Category: Virtue

LemonisMarcus2I’ve written before on how television can be a powerful tool for illuminating the deeper significance of daily work and the beauties of basic trade and enterprise. Shows like Dirty Jobs, Shark Tank, Undercover Boss, and Restaurant Impossible have used the medium to this end, and today at The Federalist, I review a new contender in the mix.

CNBC’s The Profit is arguably the best reality show currently on television. Starring Marcus Lemonis, a Lebanese-born American entrepreneur and investor, each episode highlights an ailing businesses in desperate need of cash, care, and wisdom.

By the end, we get a remarkable view into the types of struggle, pain, glory, and redemption that occur across countless businesses every single day.

The show counters a host of false stereotypes about business, three of which I highlight in my piece. But one that is perhaps more popular and pernicious than all is the notion that business and is necessarily driven by greed and selfishness.

On the contrary, I argue, selfishness kills and service prospers: (more…)

poor-working-class-family-after-the-days-workCapitalism is routinely blamed for rampant materialism and consumerism, accused of setting society’s sights only on material needs and wants, and living little time, attention, or energy for much else. But what, if not basic food, shelter, and survival, was humanity so preoccupied with before the Industrial Revolution?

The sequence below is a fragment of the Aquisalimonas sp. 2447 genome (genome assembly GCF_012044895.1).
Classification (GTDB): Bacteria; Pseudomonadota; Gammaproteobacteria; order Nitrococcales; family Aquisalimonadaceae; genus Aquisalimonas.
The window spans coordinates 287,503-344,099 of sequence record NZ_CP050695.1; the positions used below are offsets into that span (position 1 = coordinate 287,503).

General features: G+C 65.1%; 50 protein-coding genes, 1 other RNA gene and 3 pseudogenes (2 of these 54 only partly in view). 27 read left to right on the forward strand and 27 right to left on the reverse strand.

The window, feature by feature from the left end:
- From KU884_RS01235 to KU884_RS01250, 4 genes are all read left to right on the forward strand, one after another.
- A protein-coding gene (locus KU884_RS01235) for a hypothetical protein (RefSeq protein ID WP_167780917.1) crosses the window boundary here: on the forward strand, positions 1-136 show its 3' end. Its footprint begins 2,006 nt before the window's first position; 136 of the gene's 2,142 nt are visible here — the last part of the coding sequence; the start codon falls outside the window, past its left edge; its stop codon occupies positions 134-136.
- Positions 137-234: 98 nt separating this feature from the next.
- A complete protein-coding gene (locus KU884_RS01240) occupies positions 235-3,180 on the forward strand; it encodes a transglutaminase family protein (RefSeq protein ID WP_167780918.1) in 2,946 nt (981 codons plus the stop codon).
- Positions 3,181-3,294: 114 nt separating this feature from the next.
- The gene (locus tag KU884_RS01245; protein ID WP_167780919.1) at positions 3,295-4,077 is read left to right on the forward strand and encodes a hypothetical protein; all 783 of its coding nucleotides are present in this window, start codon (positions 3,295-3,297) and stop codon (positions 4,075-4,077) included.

As Steve Horwitz argues in a preview of his forthcoming book, Hayek’s Modern Family, our newfound liberty and accelerated activity in the Economy of Creative Service has actually freed us to devote more to other spheres of stewardship, not less:
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the_visigothsWhile it could be argued that youth is wasted on the young, it is indisputable that commencement addresses are wasted on young graduates. Sitting in a stuffy auditorium waiting to receive a parchment that marks the beginning of one’s student loan repayments is not the most conducive atmosphere for soaking up wisdom. Insight, which can otherwise seep through the thickest of skulls, cannot pierce mortarboard.

Most colleges and universities recognize this fact and schedule the graduation speeches accordingly. Schools regularly choose speakers who are unlikely to motivate, inspire, or provide advice that will be remembered after the post-graduation hangover. That is why graduates are subjected to such deep thinkers as actor Alan Alda (Carnegie Mellon University), comedian Stephen Colbert (Wake Forest), and rapper Kanye West (Art Institute of Chicago).

Although he had been forced to sit through dozen of such speeches, the late communications theorist Neil Postman was never invited to provide a commencement address. He did prepare some remarks, though, that he planned to use if ever given the opportunity. In typical Postman fashion he even provides it as a true open source document: “If you think my graduation speech is good, I hereby grant you permission to use it, without further approval from or credit to me, should you be in an appropriate situation.”